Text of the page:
17. "Buying pre-washed and cut vegetables. To be clear, I mean like prepped collard greens, green beans, etc. I think a lot of it was because of the additional markup cost, and I used to always be going to the farmers market/food co-op. But these days, I would like only be eating yogurt and berries if I didn't rely on prepared veggies 30%–40% of the time. It also allows me to still have a very healthy diet no matter the day."

u/frenchiefries

"Prepped collards and other greens mean I eat WAY more greens than I did before I found them."

u/Carol5280

18. "Instant mashed potatoes. If you doctor them up like you would homemade mashed potatoes, you can't tell the difference."

Mashed potatoes

19. "Microwaveable rice. Since I've been dealing with a chronic illness, it's a lifesaver. I might make chili or a stew, but then I'm not getting an extra pot dirty that needs washing and replacing. Eating leftovers is also super easy — just microwave everything."

u/c19isdeadly

20. "Mayonnaise to make grilled cheese sandwiches. I was team butter for the longest time, and then I tried mayo and have never looked back."

u/WestOnBlue

21. "I thought salad spinners were gimmicky until a few chefs I respected actually recommended using them in their books. Caved and bought one and I haven’t looked back — I almost never prep greens without it!"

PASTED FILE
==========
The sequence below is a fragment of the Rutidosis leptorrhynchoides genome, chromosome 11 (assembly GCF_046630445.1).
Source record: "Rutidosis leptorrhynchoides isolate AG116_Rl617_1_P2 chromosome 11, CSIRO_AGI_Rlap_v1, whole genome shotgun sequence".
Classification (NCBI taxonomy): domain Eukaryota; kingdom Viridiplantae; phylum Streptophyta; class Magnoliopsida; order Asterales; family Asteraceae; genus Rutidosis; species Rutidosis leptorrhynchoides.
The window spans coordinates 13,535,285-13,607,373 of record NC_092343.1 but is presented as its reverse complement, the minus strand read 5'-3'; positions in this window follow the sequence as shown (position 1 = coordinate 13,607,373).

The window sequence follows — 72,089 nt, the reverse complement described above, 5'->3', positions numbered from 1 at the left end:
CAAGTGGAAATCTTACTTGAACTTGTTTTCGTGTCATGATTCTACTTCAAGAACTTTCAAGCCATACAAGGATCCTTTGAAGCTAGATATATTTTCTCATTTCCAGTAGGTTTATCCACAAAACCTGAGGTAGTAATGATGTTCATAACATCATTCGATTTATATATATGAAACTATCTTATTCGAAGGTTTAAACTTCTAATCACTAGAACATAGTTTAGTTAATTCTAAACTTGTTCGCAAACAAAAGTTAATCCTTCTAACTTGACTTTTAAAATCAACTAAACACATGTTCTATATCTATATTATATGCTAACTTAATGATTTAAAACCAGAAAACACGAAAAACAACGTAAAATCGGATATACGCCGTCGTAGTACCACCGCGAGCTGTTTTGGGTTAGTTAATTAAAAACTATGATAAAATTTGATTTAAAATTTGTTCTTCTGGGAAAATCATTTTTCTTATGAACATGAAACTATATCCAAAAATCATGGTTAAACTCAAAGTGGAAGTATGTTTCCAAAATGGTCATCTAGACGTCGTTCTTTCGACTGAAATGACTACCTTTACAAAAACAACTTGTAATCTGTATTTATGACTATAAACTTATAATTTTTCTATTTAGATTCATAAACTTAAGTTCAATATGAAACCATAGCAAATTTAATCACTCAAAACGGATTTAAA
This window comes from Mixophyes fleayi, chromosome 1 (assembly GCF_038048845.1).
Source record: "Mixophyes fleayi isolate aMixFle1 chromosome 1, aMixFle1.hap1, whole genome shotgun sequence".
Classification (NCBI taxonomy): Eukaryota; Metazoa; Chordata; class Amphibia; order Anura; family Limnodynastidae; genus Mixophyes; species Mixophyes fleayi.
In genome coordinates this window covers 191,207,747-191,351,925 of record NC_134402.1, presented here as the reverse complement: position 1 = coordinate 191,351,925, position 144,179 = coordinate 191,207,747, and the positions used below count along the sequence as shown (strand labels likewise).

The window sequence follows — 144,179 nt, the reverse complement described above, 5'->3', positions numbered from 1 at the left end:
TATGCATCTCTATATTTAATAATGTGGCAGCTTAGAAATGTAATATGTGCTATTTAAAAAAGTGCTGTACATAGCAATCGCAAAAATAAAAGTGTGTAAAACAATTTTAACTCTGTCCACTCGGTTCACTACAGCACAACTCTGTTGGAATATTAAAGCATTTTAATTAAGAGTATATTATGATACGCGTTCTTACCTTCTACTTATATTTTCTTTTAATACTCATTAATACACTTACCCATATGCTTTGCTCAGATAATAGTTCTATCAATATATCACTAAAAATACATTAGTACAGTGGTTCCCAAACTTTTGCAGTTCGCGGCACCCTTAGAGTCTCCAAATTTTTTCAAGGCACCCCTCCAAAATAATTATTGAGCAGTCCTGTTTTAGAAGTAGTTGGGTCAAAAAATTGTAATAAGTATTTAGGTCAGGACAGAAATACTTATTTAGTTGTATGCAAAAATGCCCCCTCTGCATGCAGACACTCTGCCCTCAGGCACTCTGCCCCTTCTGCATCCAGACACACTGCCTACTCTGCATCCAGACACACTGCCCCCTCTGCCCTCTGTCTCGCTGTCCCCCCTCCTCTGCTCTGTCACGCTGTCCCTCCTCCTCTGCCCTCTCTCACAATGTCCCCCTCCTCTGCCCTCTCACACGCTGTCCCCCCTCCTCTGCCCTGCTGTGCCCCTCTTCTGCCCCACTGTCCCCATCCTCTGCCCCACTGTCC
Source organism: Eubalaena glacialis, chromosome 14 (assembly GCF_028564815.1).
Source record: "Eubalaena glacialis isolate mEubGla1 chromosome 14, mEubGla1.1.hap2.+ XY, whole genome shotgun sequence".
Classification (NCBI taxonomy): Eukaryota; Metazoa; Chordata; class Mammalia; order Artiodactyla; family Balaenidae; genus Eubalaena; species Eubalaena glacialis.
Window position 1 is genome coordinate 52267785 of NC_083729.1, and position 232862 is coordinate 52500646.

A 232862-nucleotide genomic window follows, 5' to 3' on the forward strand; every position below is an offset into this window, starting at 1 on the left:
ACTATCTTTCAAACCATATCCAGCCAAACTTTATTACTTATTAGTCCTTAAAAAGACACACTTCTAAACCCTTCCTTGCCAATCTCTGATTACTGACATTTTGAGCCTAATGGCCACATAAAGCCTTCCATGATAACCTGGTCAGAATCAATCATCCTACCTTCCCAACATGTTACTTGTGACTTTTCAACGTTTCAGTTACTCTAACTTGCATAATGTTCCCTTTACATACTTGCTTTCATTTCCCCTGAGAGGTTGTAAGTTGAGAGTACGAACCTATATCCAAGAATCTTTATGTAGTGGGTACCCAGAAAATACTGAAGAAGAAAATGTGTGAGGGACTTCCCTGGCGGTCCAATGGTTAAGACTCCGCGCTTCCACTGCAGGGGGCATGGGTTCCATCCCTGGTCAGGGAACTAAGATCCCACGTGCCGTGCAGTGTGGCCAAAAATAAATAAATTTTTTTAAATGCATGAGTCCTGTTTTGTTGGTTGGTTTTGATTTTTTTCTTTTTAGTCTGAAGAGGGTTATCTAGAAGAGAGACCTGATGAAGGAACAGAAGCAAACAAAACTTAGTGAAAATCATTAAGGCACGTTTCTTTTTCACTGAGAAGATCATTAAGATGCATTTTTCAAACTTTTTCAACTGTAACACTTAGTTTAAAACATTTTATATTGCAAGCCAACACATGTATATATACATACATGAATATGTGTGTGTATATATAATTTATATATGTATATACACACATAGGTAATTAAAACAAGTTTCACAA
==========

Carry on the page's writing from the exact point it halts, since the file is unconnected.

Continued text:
Spinach in salad spinner

22. "One-pot mac and cheese. I always made the roux separately to make the sauce. Recently tried a recipe that just has you dump everything in a pot, and it was surprisingly good!"

u/eltejon30

23. "I have a pretty popular mac and cheese in my social circle. I will never tell them that the 'secret' to making it so smooth… is Velveeta, with all of its glorious industrial emulsifiers. I regret nothing."

u/thyme_slip

24. "Using cast iron pans. I always thought it was gross/unsanitary that you didn’t have to use soap to wash it. Also, the word 'seasoning' makes it sound like all the old oils on the pan are supposed to add its own rancid unique flavor. I got one almost a year ago and followed all the rules, and I am so thoroughly impressed. We’ve been trying to reinvent the wheel with all these stupid copper/nonstick pans when cast iron has been around for centuries and is the easiest for me to cook on and clean. All the food just glides over the top while cooking, and as long as you have some water pressure and a good seasoning built up, the pan only takes about 15 seconds of rinsing to look spotless."

cracking eggs into cast iron pan

25. "Jar sauce. I grew up in an Italian family with homemade sauce (which I love making, almost ritualistically). So when I started cooking for myself and my husband, I only made food from scratch, right down to the sauce and bread. Now I will use jar sauce as a base and season it/add to it until it’s to my liking while saving a fraction of the time but still making good-quality sauce for a tasty meal."

u/Peachiedew

Do you have a cooking hack that weirdly works? Tell me about it in the comments!

Note: Responses have been edited for length and/or clarity.